Souk Al Hima Atelier was established in the village of Qoleileh through the support of SPNL and its partners, including the municipality of Qoleileh, and UN Women Fund for Gender Equality. The atelier will act as a major workshop location where women can meet together to produce their different authentic artisans and crafts.
A total of 32 women were trained in Qoleileh Mansouri on different skills. Trainings were conducted by a designer on product making and design.
Over almost 15 two-hour sessions were conducted, the women had the following training:
- Bracelet making using threads: learning different techniques using a number of threads varying between 4 and 16.
- Paper beads accessories: learning how to make paper beads of different sizes and shapes then make various types of accessories.
- Glass painting technique: using stippling technique on used glass containers (glasses, small jars, trays, plates…)
- Stenciling on both paper and cloths: this technique was applied on tote bags and the designs were numerous and suitable for all ages.
- Seashells items (including sessions about using the drill): products included accessories, decorated trays and glass jars, tote bags.
- Dough making accessories.
- Coloring techniques: including color theory, painting techniques, display and finalization of products.
- Carving skills on wood and rock: using the drill.
- Up cycling using plastic: coffee and potato chips bags were used to make purses and wallets.
- Wiring, cutting and bending skills with the metal thread, gluing techniques, working with feathers, painting on rocks with paint and ink, spraying, differentiation of production, finalizing the art piece.
- Cloth decoration session: using pieces of old clothes to make numerous items likes bags, coasters, hot pot holder, trays…
It is worth mentioning that both paper beads accessories and clothing accessories were among the most successful products as the customers appreciated the precision used in the techniques and the fact that the raw material costs nothing.
Zahira Saleh, also known as “Em Fadlallah”, is the only remaining woman in the village of Qoleileh who still uses old clothes and fabrics to transform them into decorative items. This traditional skill existed previously in many villages in the area, however, with time, people lost interest in preserving it until it was totally lost. Thus, Zahira was chosen to train the women on this skill that she still mastered.
After the training sessions were completed, Zahira asked if she could join the group of women who were already undergoing trainings as part of the UNW project and continue the rest of the trainings with them. Even though the trainings on skills had already been done and the women had learned 10 different skills (paper beads, bottle caps, bracelets, drawing on glass, stencil…), Zahira was still able to learn on her own all those skills with the help of some women in the group. She showed passion and interest to acquire new skills that would add to her already existing ones. She felt that this would further help her in designing new products. She was never satisfied with what she already knew, but expressed her high abilities for learning:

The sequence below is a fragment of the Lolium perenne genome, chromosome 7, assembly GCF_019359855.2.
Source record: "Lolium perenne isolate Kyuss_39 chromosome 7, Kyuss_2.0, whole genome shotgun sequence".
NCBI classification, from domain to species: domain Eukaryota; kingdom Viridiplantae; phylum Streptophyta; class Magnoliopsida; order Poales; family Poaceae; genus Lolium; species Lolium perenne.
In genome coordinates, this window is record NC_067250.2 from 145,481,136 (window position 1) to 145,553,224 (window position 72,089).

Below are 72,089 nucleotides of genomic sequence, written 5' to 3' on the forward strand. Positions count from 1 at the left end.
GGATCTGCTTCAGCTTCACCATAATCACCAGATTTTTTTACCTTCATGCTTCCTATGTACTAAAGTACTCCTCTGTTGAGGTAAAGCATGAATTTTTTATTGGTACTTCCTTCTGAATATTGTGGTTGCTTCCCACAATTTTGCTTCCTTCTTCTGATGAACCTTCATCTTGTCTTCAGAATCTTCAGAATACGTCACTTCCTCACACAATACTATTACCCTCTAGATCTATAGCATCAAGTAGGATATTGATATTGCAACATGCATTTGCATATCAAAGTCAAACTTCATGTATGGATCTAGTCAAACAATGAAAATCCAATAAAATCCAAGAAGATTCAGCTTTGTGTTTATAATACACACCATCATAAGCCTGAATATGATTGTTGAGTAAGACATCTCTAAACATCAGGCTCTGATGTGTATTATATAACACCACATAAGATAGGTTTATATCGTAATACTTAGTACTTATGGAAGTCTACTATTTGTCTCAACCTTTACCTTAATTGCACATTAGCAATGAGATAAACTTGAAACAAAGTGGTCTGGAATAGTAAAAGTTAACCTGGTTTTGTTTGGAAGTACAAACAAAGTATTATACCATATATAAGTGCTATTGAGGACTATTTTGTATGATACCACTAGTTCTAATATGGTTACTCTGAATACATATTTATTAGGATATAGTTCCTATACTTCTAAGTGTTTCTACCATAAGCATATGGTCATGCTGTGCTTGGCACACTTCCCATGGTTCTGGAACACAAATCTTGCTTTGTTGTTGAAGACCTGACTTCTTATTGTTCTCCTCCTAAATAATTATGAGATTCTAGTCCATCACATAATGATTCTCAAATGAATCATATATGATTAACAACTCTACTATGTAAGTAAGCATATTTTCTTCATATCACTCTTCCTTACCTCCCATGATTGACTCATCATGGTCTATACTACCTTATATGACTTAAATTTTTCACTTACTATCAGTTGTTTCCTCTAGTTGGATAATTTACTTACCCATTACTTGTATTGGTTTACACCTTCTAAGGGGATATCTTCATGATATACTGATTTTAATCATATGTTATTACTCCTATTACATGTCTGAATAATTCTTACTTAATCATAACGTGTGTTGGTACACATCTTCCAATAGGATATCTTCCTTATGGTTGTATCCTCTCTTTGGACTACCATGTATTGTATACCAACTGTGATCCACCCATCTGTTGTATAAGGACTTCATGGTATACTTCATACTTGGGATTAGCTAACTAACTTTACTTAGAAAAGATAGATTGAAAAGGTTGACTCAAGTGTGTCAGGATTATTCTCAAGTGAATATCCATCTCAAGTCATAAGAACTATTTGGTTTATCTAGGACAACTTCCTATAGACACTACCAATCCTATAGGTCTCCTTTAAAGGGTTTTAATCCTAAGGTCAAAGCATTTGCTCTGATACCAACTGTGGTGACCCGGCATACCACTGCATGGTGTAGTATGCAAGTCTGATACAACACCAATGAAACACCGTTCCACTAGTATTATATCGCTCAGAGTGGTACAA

“I used to do lots of items from the clothes just to pass the time, but when I joined the project with SPNL, I realized that these items can be marketable and would be a source of income for me and my family. Moreover, the trainings that are being given throughout the project not only benefit us financially, but also help us raise our voices through empowering us women to be active members in the society.”
In addition, during the business trainings with Al-Majmoua, and after seeing Zahira’s work and enthusiasm, the trainer asked her if she could train women in other surrounding villages in cooperation with Al Majmouaa. This is an important indicator that the UNW project gave the participants the opportunity to benefit from their skills and find jobs to support them financially.
Moreover, her passion to learn and create didn’t stop here. Today, Zahira spends lots of time learning new skills on her own from videos she watches online and applies what she has learned by coming up with new innovative items. Furthermore, she expressed her willingness to continue in what she does by saying, “I am willing to teach young women in the village everything I know because it is important to preserve this skill. I would also like to thank SPNL and the UN Fund for Gender Equality for giving me this golden opportunity to revive old traditional skills, acquire new skills, and market my products.”
The UNW project had a great impact on the women both socially and economically where direct changes were perceived. Socially, women were more involved in management of the Hima site as members of the local committee and their voices were more heard as the important role of women in society was highlighted throughout the project to the municipality, local community and the women. Economically, the women are making basic income through producing and selling items in different markets and events.